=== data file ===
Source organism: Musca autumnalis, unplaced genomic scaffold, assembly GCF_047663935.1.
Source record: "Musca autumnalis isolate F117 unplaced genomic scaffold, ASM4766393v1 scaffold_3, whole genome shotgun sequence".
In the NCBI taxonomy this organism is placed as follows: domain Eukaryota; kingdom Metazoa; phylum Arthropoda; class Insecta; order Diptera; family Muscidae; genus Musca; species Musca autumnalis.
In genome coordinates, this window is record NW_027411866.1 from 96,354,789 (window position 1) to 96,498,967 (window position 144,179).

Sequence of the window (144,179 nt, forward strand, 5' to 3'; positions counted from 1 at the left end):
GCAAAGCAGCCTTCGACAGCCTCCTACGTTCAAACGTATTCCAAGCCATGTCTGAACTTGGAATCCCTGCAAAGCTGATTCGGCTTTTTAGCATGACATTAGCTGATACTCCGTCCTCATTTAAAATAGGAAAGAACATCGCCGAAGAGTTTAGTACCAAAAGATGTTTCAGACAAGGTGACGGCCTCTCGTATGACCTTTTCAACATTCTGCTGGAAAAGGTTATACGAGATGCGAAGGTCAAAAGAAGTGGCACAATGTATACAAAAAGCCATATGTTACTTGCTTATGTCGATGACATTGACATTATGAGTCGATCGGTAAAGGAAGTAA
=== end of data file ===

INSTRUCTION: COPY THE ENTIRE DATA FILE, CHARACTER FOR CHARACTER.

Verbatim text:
Source organism: Musca autumnalis, unplaced genomic scaffold, assembly GCF_047663935.1.
Source record: "Musca autumnalis isolate F117 unplaced genomic scaffold, ASM4766393v1 scaffold_3, whole genome shotgun sequence".
In the NCBI taxonomy this organism is placed as follows: domain Eukaryota; kingdom Metazoa; phylum Arthropoda; class Insecta; order Diptera; family Muscidae; genus Musca; species Musca autumnalis.
In genome coordinates, this window is record NW_027411866.1 from 96,354,789 (window position 1) to 96,498,967 (window position 144,179).

Sequence of the window (144,179 nt, forward strand, 5' to 3'; positions counted from 1 at the left end):
GCAAAGCAGCCTTCGACAGCCTCCTACGTTCAAACGTATTCCAAGCCATGTCTGAACTTGGAATCCCTGCAAAGCTGATTCGGCTTTTTAGCATGACATTAGCTGATACTCCGTCCTCATTTAAAATAGGAAAGAACATCGCCGAAGAGTTTAGTACCAAAAGATGTTTCAGACAAGGTGACGGCCTCTCGTATGACCTTTTCAACATTCTGCTGGAAAAGGTTATACGAGATGCGAAGGTCAAAAGAAGTGGCACAATGTATACAAAAAGCCATATGTTACTTGCTTATGTCGATGACATTGACATTATGAGTCGATCGGTAAAGGAAGTAA